Interview by Kevin Ohashi of Ohashi Media____________________________________________________________This Interview was made possible by our friends at Domain name registration, premium domain auctions, and domain monetization services____________________________________________________________Jeremy Hitchcock is the CEO of Dyn Inc. Jeremy isn’t the founder of Dyn Inc, but he is the unlikely CEO. Jeremy’s story at Dyn begins as an unpaid shipper. His job included putting boxes inside boxes. Incredibly, the unpaid shipper worked his way up to the role of CEO. Jeremy originally started studying chemistry at Worcester Polytechnic Institute, but because of his involvement with Dyn, he ended up graduating summa cum laude with a degree in Computers and Management. Jeremy’s role has evolved to the point where he holds a CFO and CEO position at Dyn Inc today.Dyn Inc. is an internet infrastructure company that provides domain name system (DNS) services. Their history begins with a free service called DynDNS.org which was a free DNS service that anyone who tried to host their own website off their personal computer many years ago probably heard of (and perhaps tried). Dyn Inc started with a free model and evolved as many companies do (but well ahead of this latest curve of freemium services) through donation based models until they created a premium (see: paid) offering called the Dynect Platform. Dynect offers advanced DNS related services to customers including but not limited to: Round Robin Load Balancing, CDN Management, Traffic Management, and Active Failover. Dyn has picked up an impressive Who’s Who of internet companies along the way for their service offering such as Twitter, 37Signals, Indeed.com, Mashable, Gowalla and Zappos.MO:Mailroom to CEO is quite the story. I am sure you’ve told the story before but I think I have to ask you to re-tell the story for our readers. How did you meet the founder of DynDNS, end up in a mailroom and work way your way up to CEO?Jeremy:I met up with Tim Wilde who would be the founder of Dyn Inc. (DynDNS.org has been around since 1998 but we incorporated in 2001) at the Web development office at WPI. He was working there full time and also a part time student and I was a doing a work-study. I started off packaging up some servers to send out to a new site. In a few months, I was doing a mix of accounting/coding/customer support. Asked for the title of CFO a bit later, basically joining Dyn full time within a year or two while I was still in school. Tim moved out to California in 2005 and left the company in 2006. Tom Daly became President and I became CEO. It was a pretty gradual transition.
MO:Dyn has tried quite a few business models over the years from free, donation based and paid models. I also saw your reading list had Chris Anderson’s Free in it. You’ve essentially gone the opposite direction and done it well. What sort of decisions and tradeoffs did you make with each change of your business model? How did you handle legacy customers/users? If you were going to do it again would you do it differently or was it a progression that had to occur for Dyn to succeed?Jeremy:We started with free and kept going up (DynDNS.com for individuals/SMB and then the Dynect Platform some years later for enterprises) and we still have a free service. The freemium was never deliberate, we used this concept of keeping your account fresh by logging in or touching your host as a way to keep our costs down when we were meagerly fueled on donations. Our goal is to have infrastructure services from free to the biggest networks.It took a long time to move from donations (one-time fee) to a fee (subscription). It was a big change and a lot of last minute requests. At the same time, it just wasn’t sustainable as we saw the number of users we were committed to grow – it was like a pyramid scheme. We grandfathered them all in, 7.5 years ago and still honor that commitment. That’s something that’s extremely unusual and those users still enjoy that non-expiring service. In terms of monetizing users, it’s a tough model to do. Constantly work on it.Free users are our most vocal and critical users. We can experiment and innovate on DynDNS.com because we get the most honest feedback there.Not sure what we would do differently if anything. We did the best we could with what we knew at the time. I think we were too insular for a while.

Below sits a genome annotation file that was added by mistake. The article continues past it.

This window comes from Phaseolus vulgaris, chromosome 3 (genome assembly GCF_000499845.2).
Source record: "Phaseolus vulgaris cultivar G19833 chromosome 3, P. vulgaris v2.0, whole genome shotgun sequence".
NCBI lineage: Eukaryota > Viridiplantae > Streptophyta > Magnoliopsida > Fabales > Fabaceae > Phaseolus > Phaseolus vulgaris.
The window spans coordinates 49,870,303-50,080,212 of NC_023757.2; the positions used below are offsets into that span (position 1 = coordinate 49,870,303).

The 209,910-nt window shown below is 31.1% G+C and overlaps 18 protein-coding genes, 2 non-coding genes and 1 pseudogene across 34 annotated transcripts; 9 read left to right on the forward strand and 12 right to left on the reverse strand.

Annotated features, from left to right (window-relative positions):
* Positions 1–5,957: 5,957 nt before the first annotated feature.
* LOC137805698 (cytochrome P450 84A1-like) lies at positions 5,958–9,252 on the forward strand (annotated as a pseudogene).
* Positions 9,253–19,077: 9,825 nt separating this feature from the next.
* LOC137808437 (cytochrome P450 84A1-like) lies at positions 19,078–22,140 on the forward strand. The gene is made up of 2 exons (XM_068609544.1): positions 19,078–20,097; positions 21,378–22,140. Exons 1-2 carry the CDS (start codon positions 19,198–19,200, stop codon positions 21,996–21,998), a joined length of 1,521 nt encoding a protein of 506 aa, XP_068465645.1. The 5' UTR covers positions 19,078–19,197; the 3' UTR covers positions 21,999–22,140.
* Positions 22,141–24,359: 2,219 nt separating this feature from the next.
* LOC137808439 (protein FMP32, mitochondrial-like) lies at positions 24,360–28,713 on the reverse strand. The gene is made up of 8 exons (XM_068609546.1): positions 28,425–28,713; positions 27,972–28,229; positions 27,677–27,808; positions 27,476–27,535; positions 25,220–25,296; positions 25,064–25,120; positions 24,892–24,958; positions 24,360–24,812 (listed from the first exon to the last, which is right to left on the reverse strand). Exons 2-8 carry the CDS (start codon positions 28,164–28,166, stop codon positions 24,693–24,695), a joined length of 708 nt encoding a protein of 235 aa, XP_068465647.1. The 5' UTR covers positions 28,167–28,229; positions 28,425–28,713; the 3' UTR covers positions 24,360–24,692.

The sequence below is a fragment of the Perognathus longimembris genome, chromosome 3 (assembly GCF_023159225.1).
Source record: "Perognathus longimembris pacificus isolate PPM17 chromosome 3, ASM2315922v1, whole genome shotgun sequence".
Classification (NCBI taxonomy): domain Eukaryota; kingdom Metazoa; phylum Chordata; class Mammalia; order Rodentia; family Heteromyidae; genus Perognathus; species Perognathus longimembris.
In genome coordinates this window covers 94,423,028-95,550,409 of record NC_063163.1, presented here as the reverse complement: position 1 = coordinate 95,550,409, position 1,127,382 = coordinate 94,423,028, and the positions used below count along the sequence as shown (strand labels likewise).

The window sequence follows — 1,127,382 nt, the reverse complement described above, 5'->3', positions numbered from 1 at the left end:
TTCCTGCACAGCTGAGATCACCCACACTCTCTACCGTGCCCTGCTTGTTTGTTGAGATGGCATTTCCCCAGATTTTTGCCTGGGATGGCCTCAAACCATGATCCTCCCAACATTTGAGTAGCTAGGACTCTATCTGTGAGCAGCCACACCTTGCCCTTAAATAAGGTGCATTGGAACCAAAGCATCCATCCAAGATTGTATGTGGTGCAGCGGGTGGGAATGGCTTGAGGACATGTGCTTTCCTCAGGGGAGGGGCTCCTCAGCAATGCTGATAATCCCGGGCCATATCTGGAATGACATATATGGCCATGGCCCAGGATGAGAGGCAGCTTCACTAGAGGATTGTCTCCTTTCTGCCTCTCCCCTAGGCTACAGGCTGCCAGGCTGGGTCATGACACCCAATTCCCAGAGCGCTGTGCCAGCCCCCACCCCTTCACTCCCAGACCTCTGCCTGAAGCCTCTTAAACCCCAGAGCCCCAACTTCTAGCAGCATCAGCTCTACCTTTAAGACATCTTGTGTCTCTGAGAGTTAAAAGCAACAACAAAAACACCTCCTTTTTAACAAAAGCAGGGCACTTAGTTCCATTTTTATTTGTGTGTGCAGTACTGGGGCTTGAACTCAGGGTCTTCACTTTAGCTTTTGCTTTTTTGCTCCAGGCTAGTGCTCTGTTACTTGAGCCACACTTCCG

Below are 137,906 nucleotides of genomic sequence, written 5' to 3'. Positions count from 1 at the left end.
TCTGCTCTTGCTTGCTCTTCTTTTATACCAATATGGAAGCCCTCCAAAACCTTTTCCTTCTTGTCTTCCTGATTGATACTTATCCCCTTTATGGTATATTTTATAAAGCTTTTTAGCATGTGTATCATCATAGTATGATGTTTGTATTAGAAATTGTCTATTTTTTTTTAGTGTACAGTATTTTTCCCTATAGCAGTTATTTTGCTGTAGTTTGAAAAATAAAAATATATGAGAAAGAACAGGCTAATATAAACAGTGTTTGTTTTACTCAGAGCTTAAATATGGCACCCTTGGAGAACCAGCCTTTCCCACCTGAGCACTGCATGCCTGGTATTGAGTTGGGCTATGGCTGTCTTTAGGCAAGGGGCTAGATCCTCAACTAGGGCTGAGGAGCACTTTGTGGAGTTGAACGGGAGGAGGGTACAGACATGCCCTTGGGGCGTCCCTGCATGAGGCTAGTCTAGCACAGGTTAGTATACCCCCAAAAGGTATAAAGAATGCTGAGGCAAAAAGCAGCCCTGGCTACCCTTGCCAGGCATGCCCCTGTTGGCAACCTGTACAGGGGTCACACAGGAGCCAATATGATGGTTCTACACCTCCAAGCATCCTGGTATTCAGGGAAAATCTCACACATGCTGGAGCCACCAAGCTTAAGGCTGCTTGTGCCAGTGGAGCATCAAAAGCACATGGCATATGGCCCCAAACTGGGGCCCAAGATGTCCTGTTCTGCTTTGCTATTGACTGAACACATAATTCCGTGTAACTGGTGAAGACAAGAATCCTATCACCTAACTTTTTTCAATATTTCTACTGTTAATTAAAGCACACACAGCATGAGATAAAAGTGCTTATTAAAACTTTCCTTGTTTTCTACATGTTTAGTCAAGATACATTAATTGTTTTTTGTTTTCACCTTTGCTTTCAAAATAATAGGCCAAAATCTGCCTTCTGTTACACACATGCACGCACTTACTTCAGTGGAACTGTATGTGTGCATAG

MO:You started working at Dyn while in university if I understood correctly. You said it changed your plans in terms of what you studied. Did you see learning opportunities in the academic setting that would open up doors for your company? You also seem to still play an active role in the education system locally (Trustee of the Community College System of New Hampshire). What sort of classes really impacted you and your ability to work at Dyn and become the CEO? What is missing from our education system that you think can be taught to entrepreneurs and intrapreneurs?Jeremy:I planned to leave with a couple majors but left early with only one (so I could finish with something J). WPI is a flexible university, so I took more advantage of diverse classes, especially the higher-level classes (no formal prerequisites). My favorite class was probably organizational science but I do miss chemistry (what I declared when I started). Having a background in technology for non-tech people and business for technology people should be required.I highly believe in education as a core infrastructure for a community. Dyn doesn’t compete with people the next town over or even in different states, it’s on a completely global stage. We need to be competitive which means to inspire children to be creative, good members of society, and well rounded.We have a pretty inflexible education system at a lot of levels. We use Carnegie units as our basic unit of education to which all K-12 education is based on. Sure, there’s basic English and math – that’s critical – but who is doing to develop and design the next iPhone and how do you fit that into a math or science requirement? The accountability bandwagon got going too strong and teachers became enemies. Between federal, state, and local control, it’s hard to innovate and change how we teach. That’s probably why I love the community college system (in addition to being on an advisory board for WPI). It’s well managed and we respond to programming changes on a dime. There’s a healthy interaction with the business community that is common across community colleges.MO:You provide an infrastructure service that makes sure people can find things properly on the Internet. It’s a huge responsibility which meaningful consequences for some very large companies. How do you deal with and handle the responsibility? I imagine at an infrastructure level there is a lot of competition and a lot of cooperation between providers? Is this true and if so, how does one balance the issues?Jeremy :Everyone always asks how I’m never stressed. No clue, I just let it roll. You do your best and just get it done. If you stumble, figure it out and own it.We believe in cooperation, coined at FIRST, the robotics program that Dean Kamen started (also a fellow WPI-er and Manchester area resident). It’s cooperative competition. We all power Internet infrastructure, a huge distributed tree that we each have responsibility for. A strain on one branch puts others at risk. We’re pretty active on the business and technical side at different shows, events, and conferences. There’s a new DNS security regime (called DNSSEC) that we play a pretty active leading role on (one of the first registrars to support DNSSEC and the first managed DNS provider to support it). W also hosted Inside Baseball, a DNS insiders event.You always work to balance trust of working with what others would describe as competitors with sharing too much or too little. Honesty and making light of the issue helps. We’re all trying to improve our offerings and be more relevant to customers but we are all more successful if we work together.MO:You’ve worn virtually every hat at Dyn as far as I can tell (legal, finance, hr, marketing, products, systems, etc). You’ve been described as a jack-of-all-trades. What is the biggest challenge of being able to perform almost every function within a company? How do you decide where your time is best spent and avoid micromanagement?Jeremy:Yes, and I’ve enjoyed them all! Recognizing that each is a different discipline and has it’s own way to be great at it. Each year or two, my role has significantly changed. Basically, it would be the realization that we needed some new skill, I would go off and work on it, hopefully learn it, see how it fits at Dyn, and then institutionalize it. It means looking for problems that the company should solve, either internal or external. It’s a great learning process and I still have a long way to go. I try to focus my time on things where no one is paying attention. That can be frustrating internally since it seems that I’m usually looking for problem to solve.The challenge with having a background in everything is how easy it is to start working too much in a single field. The perspective should be used to better understand how product and finance or marketing and engineering go together instead of being a bottleneck. If you stay out of that, then you don’t micromanage as much.MO:What are the biggest challenges facing Dyn now and in the future? What’s the future of the DNS system and industry as a whole?Jeremy:Dyn is an infrastructure company and that world is changing rapidly. The cloud paradigm has turned the world-making infrastructure more transient but it’s also the next way to manage how e use computational resources. Where it goes is a huge unknown and deciding where we focus our time as we grow is where we spend a lot of time.Expect to hear more about DNS and security through attacks and DNSSEC. We think that there are more systems that work together without human interaction, less web portals and more APIs which will make DNS still a behind the scenes technology that is better known to a bigger audience.